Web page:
Although an underdog, Lakehead women’s varsity soccer team makes history
Submitted photo The Lakehead University women’s indoor soccer team made history this week, earning the right to compete at the Ontario Colleges Athletic Association (OCAA) provincial championship later this month. The jubilant team is shown returning to the Orillia campus after qualifying for OCAAs. From left are Jessica Langille, Alana Rachner, Alyssa Bernardi, Shai Kemp, Madison Leigh, Kellie Parrott, Hayley Miskiw and Chauntelle Palmer. Team members not in the photo: Brooke Di Guilio, Dusti Szabo and Brianne Martin.
Against long odds, the Lakehead University women's varsity indoor soccer team made history this week, earning their first win and scoring a berth in the Ontario Colleges Athletic Association (OCAA) championship.
Playing at the OCAA Regional Tournament at the Ontario Soccer Centre in Vaughan, the Orillia squad opened action with a 2-0 loss against St. Clair College and then lost a hard-fought 2-1 battle against St. Lawrence Kingston. That set up a must-win game against Conestoga College and the Orillia squad came through, earning a well-deserved 4-3 victory.
"St. Clair College won all of their games and each of the other teams in the pool each won one game," said Neil Quinn, the athletics and recreation facilitator at Lakehead. "Because we had the best goals differential of the remaining three teams, we finished second and advanced to the provincials."
The victory over Conestoga was the first-ever win for a men's or women's varsity soccer team from the Orillia university. "We started a co-ed extramural team five years ago and last year was the first year for a varsity program," said Quinn. "To make it to provincials, which means we finish in the top 10 in the province is huge... it's a testament to how hard they've worked."
Quinn said it's also a testament to the dedication and leadership of Dustin Chung, who became the team's coach in November. "He played varsity soccer at the University of Toronto and has coached men's and women's varsity sports and worked with the U of T's development team. He's super positive and loves what he does. He deserves a lot of credit."
Chung had his work cut out for him. Last year, in the team's inaugural season, it was not uncommon for Lakehead to lose 14-0. "When I got here, their objective was they just wanted to score a goal," he said.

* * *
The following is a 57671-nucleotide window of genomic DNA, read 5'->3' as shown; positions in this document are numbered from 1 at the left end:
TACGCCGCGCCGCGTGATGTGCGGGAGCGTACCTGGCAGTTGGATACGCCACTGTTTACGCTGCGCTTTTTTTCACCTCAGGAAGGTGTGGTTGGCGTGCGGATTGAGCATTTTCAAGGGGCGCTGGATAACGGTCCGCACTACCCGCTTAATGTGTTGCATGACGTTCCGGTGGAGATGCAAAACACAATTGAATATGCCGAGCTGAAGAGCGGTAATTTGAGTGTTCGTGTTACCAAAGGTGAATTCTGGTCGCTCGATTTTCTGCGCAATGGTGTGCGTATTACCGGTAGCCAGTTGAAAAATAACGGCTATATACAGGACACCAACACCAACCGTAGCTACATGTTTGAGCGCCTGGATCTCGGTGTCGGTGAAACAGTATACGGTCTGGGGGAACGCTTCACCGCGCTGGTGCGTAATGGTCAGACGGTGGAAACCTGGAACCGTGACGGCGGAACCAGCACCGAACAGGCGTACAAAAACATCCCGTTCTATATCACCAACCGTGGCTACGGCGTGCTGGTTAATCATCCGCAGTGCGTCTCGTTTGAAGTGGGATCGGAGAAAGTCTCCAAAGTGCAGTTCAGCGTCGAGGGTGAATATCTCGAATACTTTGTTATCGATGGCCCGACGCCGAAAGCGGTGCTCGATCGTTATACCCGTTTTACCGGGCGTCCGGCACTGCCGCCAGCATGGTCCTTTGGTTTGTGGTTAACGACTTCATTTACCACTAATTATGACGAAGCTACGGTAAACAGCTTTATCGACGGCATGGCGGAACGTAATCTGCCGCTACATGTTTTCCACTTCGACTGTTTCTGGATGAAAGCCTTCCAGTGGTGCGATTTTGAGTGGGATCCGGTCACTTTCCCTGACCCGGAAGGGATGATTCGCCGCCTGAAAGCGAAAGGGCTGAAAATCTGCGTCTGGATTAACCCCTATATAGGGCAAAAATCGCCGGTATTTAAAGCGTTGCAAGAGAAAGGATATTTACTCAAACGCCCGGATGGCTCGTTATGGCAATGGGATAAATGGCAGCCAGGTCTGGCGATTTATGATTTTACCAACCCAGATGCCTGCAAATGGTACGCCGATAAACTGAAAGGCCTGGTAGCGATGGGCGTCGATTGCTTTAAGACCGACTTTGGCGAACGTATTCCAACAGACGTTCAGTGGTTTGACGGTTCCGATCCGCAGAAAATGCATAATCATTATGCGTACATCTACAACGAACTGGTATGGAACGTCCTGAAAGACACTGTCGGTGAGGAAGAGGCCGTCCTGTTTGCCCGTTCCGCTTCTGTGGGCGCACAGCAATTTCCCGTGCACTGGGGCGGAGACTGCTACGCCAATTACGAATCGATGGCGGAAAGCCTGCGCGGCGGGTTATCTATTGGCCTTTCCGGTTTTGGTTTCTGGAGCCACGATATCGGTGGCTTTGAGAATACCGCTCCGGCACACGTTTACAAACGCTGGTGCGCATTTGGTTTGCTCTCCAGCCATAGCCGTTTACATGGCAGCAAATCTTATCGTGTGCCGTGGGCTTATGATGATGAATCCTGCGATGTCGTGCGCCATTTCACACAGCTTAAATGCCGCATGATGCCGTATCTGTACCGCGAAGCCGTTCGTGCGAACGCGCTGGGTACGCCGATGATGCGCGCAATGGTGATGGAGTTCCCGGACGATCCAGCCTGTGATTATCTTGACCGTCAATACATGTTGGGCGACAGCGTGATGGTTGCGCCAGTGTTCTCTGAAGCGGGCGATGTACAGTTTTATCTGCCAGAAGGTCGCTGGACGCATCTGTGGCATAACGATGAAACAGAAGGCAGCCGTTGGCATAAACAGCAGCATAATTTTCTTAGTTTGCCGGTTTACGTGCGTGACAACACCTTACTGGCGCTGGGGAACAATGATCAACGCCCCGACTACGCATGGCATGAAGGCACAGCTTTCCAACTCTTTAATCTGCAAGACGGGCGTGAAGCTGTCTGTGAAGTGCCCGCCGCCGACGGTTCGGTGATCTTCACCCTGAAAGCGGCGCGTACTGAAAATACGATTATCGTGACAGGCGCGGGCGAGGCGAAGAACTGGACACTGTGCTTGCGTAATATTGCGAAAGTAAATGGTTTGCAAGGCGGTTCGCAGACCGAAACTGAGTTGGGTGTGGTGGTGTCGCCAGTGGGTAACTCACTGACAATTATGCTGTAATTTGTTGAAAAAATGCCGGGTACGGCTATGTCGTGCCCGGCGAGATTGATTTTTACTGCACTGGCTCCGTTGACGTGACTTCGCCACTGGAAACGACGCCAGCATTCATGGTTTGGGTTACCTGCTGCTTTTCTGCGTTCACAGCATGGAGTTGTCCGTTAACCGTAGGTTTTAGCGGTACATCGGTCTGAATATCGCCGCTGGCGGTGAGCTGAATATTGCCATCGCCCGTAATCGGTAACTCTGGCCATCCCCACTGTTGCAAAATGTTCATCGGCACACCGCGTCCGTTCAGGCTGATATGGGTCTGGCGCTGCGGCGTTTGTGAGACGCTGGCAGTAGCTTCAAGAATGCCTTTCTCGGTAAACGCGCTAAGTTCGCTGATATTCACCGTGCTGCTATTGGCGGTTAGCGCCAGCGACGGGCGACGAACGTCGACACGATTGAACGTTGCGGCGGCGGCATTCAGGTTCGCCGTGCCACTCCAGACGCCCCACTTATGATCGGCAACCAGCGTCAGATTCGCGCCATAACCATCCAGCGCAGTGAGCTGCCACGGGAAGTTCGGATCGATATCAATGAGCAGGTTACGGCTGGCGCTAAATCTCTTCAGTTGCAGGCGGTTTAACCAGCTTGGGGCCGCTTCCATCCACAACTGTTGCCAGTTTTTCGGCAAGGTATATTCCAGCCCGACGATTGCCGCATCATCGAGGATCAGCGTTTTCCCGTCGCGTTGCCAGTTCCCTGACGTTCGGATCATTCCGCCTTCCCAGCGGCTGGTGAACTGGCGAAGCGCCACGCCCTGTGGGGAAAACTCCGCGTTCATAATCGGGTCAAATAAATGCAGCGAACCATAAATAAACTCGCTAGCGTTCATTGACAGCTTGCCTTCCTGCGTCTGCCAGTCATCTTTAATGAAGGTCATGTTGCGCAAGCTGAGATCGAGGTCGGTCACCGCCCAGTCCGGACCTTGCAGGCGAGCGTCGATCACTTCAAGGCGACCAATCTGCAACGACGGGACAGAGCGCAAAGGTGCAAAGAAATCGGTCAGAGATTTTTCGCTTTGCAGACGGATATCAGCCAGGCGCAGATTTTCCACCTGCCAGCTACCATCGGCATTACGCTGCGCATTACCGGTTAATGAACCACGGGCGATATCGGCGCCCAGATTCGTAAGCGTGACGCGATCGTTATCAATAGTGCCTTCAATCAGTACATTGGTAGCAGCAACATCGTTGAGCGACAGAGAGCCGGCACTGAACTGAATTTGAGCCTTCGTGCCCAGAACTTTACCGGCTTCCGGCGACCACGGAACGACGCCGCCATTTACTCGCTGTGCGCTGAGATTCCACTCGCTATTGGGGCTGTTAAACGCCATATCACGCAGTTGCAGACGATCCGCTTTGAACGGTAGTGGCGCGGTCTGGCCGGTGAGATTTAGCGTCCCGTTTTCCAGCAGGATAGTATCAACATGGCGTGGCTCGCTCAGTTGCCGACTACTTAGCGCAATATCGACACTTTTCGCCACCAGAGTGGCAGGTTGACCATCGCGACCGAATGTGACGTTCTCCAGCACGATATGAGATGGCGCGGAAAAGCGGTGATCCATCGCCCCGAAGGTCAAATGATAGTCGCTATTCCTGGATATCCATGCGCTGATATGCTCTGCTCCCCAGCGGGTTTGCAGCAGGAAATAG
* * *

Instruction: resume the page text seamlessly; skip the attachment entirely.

After meeting the players and learning their strengths, he "rearranged them into different positions" and taught them tactics while working to improve their soccer IQs. He also scheduled eight exhibition games in the GTA "because they had never played teams south of Barrie. They seemed to have a mental block around travelling to play, so that was a strategy to help them get over that."
It worked at the regionals in Vaughan. "That fear had vanished," he said. "This is the first group of players I've coached that can take instruction and put it immediately into action. Their capacity to learn was a huge upside."
While they improved tactically, one of his biggest challenges was rebuilding their confidence; this was a team that expected to lose. "I told them nobody judges you on yesterday. They judge you on the next step you take. And they really bought into that."
And when injuries took their toll and the team was down to just eight healthy players for the regional tournament - which featured three intense games within six hours - they did not use that as an excuse. Despite being weary and emotionally drained, the determined girls played their best game of the year when it mattered most.
Chung said the 4-3 win over Conestoga was a statement game for the team - especially its veterans. He singled out "absolutely phenomenal" goalie Jessica Langille, fourth-year player Shea Kemp and fifth-year player Brianne Martin, who "took that game into their hands and drove us to victory."
In the aftermath of the thrilling win, Chung said he "jumped 50 feet into the air and there were tears in the eyes of many of the players. It was my greatest coaching moment and I would say of all my moments playing soccer, it was my greatest soccer moment."
It's a win that merits some perspective. Unlike its rivals, Lakehead Orillia does not have a gym or practice facility. This season was the first season the team had a paid coach. On top of that, with less than 1,500 students, Lakehead is a David vs. Goliath. Conestoga College, for example, has about 9,300 full-time students, while St. Clair is home to more than 6,000 pupils and St. Lawrence College has about 7,000 students.
"I don't know if these girls really knew the odds stacked against them," said Chung, who ran practices in rented gyms at Patrick Fogarty, the YMCA and Georgian College. "We were lucky to train twice a week while most other teams trained four times a week. Some of these programs have been around for 20-25 years... that's why this is such an incredible achievement."
It's an achievement that is being noticed. After an exhibition game earlier this year, the opposing coach told Chung he didn't know Lakehead was in the OCAA. "People know who Lakehead Orillia is now," he said with pride. "My objective this year was to put Lakehead Orillia on the map. I think this win sent a signal throughout the soccer world that this team is here to stay and this program is here to stay."
Buoyed by that win and the confidence it has spawned, Chung hopes the team can continue its winning ways at the OCAA championship March 23-25 at Redeemer University College in Ancaster. Lakehead will be one of 10 teams competing.
"I'm very confident they'll compete and do well at provincials," said Chung. "Tactically, we'll hold our own against any team... but we're playing against the best in the province. I know it will be a great experience and memories will be made that will last forever. I'm just so happy for them, for the work they've put in. These girls are heroes to me."